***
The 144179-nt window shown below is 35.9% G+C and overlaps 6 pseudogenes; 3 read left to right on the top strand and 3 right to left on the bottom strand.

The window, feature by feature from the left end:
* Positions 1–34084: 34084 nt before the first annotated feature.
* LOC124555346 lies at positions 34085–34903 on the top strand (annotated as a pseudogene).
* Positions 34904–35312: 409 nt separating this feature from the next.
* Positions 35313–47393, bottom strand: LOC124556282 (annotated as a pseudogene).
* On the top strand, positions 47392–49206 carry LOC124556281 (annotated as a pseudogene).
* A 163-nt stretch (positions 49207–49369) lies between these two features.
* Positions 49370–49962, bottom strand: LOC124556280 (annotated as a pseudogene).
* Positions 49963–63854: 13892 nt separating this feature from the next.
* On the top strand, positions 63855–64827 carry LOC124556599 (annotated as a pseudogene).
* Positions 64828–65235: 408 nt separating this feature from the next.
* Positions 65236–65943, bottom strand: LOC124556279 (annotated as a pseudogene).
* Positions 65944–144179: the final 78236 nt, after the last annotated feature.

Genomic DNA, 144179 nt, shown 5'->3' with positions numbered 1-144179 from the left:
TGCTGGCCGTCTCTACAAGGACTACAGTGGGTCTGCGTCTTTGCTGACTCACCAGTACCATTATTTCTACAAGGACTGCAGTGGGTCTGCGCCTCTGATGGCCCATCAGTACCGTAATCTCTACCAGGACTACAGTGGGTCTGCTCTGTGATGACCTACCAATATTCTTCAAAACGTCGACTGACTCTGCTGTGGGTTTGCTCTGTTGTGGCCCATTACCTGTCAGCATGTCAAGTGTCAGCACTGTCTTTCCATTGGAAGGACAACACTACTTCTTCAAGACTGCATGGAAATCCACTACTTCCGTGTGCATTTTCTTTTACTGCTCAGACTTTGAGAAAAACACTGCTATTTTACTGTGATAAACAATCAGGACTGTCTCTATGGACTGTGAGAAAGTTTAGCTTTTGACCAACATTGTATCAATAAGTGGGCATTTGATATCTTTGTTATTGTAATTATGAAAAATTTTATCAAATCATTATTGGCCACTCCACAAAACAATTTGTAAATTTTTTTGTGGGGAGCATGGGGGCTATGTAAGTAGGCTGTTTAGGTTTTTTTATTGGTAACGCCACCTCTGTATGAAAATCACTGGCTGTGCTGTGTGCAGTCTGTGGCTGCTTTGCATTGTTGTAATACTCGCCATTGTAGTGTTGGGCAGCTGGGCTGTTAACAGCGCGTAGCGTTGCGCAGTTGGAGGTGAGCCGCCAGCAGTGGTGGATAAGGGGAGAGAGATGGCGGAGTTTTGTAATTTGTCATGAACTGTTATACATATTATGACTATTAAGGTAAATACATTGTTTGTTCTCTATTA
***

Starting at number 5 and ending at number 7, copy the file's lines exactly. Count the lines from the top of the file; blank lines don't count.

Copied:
* Positions 34904–35312: 409 nt separating this feature from the next.
* Positions 35313–47393, bottom strand: LOC124556282 (annotated as a pseudogene).
* On the top strand, positions 47392–49206 carry LOC124556281 (annotated as a pseudogene).